More good news.

(CNN) — The black flag of ISIS flies over government buildings. Police cars carry the group’s insignia. The local football stadium is used for public executions. A town in Syria or Iraq? No. A city on the coast of the Mediterranean, in Libya.

Fighters loyal to the Islamic State in Iraq and Syria are now in complete control of the city of Derna, population of about 100,000, not far from the Egyptian border and just about 200 miles from the southern shores of the European Union.

The fighters are taking advantage of political chaos to rapidly expand their presence westwards along the coast, Libyan sources tell CNN.

The sources say the Derna branch of ISIS counts 800 fighters and operates half a dozen camps on the outskirts of the town, as well as larger facilities in the nearby Green Mountains, where fighters from across North Africa are being trained.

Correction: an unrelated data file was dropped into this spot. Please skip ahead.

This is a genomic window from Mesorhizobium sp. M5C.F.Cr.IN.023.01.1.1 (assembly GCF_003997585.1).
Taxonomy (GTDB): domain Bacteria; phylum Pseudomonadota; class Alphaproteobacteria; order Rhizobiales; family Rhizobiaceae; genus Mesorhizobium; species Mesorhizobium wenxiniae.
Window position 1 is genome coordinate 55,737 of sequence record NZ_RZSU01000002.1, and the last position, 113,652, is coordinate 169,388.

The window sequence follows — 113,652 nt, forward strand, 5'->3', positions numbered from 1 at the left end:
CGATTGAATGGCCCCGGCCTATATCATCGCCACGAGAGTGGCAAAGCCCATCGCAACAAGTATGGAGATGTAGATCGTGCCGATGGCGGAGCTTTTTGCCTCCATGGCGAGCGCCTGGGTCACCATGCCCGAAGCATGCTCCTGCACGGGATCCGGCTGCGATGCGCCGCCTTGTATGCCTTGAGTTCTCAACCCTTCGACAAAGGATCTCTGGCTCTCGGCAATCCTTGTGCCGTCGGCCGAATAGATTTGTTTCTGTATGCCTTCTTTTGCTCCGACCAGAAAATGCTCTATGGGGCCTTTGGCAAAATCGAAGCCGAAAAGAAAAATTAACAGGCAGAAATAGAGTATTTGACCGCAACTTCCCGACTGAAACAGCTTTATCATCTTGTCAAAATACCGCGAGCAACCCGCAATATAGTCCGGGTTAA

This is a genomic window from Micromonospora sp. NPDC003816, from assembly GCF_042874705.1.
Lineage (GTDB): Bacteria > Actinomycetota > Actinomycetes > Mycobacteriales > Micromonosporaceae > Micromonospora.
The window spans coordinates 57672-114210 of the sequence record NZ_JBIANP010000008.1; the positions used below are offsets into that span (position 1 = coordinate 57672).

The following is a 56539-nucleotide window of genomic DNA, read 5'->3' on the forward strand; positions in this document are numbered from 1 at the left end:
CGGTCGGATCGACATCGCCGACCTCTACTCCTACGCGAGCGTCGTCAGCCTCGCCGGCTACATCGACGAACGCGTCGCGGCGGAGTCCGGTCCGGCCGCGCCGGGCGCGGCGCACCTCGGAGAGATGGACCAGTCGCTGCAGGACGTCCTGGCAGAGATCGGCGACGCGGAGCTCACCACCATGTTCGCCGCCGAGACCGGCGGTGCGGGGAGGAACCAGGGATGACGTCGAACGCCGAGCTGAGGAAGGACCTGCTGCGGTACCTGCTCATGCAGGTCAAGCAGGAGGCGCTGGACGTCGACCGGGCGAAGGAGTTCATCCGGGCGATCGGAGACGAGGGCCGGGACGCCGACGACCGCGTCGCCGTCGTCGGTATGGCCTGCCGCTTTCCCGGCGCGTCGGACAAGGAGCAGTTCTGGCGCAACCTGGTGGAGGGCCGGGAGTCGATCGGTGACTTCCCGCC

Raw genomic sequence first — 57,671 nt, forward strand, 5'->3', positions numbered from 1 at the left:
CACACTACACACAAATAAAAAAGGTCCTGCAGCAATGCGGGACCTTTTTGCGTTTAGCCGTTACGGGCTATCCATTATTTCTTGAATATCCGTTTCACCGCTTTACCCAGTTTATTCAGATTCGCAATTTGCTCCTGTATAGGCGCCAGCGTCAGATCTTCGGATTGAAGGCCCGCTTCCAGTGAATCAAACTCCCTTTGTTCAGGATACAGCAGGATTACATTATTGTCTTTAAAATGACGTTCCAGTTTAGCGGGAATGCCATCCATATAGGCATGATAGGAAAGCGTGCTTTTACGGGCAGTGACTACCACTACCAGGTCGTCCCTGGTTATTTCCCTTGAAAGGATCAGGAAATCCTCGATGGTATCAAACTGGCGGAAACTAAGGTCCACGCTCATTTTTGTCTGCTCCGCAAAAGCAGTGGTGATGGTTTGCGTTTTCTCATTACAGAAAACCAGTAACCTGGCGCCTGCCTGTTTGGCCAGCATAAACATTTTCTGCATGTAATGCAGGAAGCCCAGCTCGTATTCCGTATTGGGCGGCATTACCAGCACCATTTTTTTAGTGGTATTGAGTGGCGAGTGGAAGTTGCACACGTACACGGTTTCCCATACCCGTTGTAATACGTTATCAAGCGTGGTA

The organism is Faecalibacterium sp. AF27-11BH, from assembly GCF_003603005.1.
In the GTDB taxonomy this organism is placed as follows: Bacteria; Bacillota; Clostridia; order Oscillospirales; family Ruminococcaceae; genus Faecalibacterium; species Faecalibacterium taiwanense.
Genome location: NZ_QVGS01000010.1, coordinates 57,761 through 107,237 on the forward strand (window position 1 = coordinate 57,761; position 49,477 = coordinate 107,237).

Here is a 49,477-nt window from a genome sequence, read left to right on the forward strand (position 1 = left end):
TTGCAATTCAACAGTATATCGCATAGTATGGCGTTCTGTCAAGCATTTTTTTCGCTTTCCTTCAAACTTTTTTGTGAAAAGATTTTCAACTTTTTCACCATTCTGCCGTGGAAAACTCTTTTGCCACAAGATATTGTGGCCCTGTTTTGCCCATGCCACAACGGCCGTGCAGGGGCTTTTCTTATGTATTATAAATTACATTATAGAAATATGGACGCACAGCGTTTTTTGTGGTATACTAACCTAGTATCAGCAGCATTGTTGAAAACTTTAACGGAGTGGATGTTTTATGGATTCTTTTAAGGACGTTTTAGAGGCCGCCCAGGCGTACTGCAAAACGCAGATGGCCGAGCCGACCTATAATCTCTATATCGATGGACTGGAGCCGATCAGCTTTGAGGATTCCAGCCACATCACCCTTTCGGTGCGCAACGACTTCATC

It has been bolstered by the return to Libya from Syria and Iraq of up to 300 Libyan jihadists who were part of ISIS’ al Battar Brigade — deployed at first in Deir Ezzor in Syria and then Mosul in Iraq. These fighters supported the Shura Council for the Youth of Islam in Derna, a pro-ISIS faction.

The council had been competing for superiority with another militant group, the Abu Salem Brigade, some of whose fighters’ loyalties lay with al Qaeda, according to Noman Benotman, a former Libyan jihadist now involved in counter-terrorism for the Quilliam Foundation.

Al Qaeda’s top envoy in Libya, Abdulbasit Azuz, left Derna after U.S. Special Forces captured Ahmed Abu Khatallah, an alleged ringleader of the Benghazi attacks in June. Azuz is now believed to be in Syria, Benotman told CNN.